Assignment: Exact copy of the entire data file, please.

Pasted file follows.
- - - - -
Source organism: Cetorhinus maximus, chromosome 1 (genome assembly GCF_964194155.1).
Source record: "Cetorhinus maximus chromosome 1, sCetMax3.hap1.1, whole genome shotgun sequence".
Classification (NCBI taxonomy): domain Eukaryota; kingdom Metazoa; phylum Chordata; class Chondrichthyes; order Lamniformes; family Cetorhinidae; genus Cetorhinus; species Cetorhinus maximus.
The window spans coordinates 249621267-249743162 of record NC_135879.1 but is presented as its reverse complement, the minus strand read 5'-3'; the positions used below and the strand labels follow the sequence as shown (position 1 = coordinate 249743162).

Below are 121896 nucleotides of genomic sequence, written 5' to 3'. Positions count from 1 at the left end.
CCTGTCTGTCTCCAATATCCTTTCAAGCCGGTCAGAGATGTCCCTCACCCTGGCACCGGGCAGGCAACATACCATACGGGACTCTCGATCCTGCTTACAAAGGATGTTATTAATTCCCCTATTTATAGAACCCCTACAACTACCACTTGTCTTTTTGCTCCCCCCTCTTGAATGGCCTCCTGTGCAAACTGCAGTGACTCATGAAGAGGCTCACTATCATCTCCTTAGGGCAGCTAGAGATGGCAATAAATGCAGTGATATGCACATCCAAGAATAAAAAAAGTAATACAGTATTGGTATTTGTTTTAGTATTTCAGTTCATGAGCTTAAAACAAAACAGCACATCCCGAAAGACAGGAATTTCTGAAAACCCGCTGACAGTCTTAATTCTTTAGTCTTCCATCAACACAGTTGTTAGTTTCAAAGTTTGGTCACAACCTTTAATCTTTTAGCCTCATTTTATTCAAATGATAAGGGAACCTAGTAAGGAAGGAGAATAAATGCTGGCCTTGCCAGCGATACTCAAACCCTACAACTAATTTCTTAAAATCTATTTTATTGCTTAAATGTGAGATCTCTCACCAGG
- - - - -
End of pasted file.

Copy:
Source organism: Cetorhinus maximus, chromosome 1 (genome assembly GCF_964194155.1).
Source record: "Cetorhinus maximus chromosome 1, sCetMax3.hap1.1, whole genome shotgun sequence".
Classification (NCBI taxonomy): domain Eukaryota; kingdom Metazoa; phylum Chordata; class Chondrichthyes; order Lamniformes; family Cetorhinidae; genus Cetorhinus; species Cetorhinus maximus.
The window spans coordinates 249621267-249743162 of record NC_135879.1 but is presented as its reverse complement, the minus strand read 5'-3'; the positions used below and the strand labels follow the sequence as shown (position 1 = coordinate 249743162).

Below are 121896 nucleotides of genomic sequence, written 5' to 3'. Positions count from 1 at the left end.
CCTGTCTGTCTCCAATATCCTTTCAAGCCGGTCAGAGATGTCCCTCACCCTGGCACCGGGCAGGCAACATACCATACGGGACTCTCGATCCTGCTTACAAAGGATGTTATTAATTCCCCTATTTATAGAACCCCTACAACTACCACTTGTCTTTTTGCTCCCCCCTCTTGAATGGCCTCCTGTGCAAACTGCAGTGACTCATGAAGAGGCTCACTATCATCTCCTTAGGGCAGCTAGAGATGGCAATAAATGCAGTGATATGCACATCCAAGAATAAAAAAAGTAATACAGTATTGGTATTTGTTTTAGTATTTCAGTTCATGAGCTTAAAACAAAACAGCACATCCCGAAAGACAGGAATTTCTGAAAACCCGCTGACAGTCTTAATTCTTTAGTCTTCCATCAACACAGTTGTTAGTTTCAAAGTTTGGTCACAACCTTTAATCTTTTAGCCTCATTTTATTCAAATGATAAGGGAACCTAGTAAGGAAGGAGAATAAATGCTGGCCTTGCCAGCGATACTCAAACCCTACAACTAATTTCTTAAAATCTATTTTATTGCTTAAATGTGAGATCTCTCACCAGG